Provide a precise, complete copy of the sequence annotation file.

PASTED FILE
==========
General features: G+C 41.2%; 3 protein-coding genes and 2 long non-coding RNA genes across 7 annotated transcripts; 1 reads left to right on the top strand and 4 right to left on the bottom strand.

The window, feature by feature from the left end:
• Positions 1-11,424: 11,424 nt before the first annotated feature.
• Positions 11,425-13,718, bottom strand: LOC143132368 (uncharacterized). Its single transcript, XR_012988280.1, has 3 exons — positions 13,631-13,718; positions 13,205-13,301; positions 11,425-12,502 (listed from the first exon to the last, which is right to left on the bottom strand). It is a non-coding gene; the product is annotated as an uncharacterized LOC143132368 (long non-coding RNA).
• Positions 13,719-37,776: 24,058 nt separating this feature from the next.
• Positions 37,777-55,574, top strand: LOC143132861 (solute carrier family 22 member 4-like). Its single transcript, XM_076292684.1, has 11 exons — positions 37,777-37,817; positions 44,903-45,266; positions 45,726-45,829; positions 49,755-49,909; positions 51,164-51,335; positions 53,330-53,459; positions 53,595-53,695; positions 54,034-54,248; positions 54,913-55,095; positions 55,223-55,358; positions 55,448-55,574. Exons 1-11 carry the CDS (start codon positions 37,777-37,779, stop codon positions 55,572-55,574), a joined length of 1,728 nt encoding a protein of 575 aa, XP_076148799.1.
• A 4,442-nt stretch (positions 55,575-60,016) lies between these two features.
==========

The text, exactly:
General features: G+C 41.2%; 3 protein-coding genes and 2 long non-coding RNA genes across 7 annotated transcripts; 1 reads left to right on the top strand and 4 right to left on the bottom strand.

The window, feature by feature from the left end:
• Positions 1-11,424: 11,424 nt before the first annotated feature.
• Positions 11,425-13,718, bottom strand: LOC143132368 (uncharacterized). Its single transcript, XR_012988280.1, has 3 exons — positions 13,631-13,718; positions 13,205-13,301; positions 11,425-12,502 (listed from the first exon to the last, which is right to left on the bottom strand). It is a non-coding gene; the product is annotated as an uncharacterized LOC143132368 (long non-coding RNA).
• Positions 13,719-37,776: 24,058 nt separating this feature from the next.
• Positions 37,777-55,574, top strand: LOC143132861 (solute carrier family 22 member 4-like). Its single transcript, XM_076292684.1, has 11 exons — positions 37,777-37,817; positions 44,903-45,266; positions 45,726-45,829; positions 49,755-49,909; positions 51,164-51,335; positions 53,330-53,459; positions 53,595-53,695; positions 54,034-54,248; positions 54,913-55,095; positions 55,223-55,358; positions 55,448-55,574. Exons 1-11 carry the CDS (start codon positions 37,777-37,779, stop codon positions 55,572-55,574), a joined length of 1,728 nt encoding a protein of 575 aa, XP_076148799.1.
• A 4,442-nt stretch (positions 55,575-60,016) lies between these two features.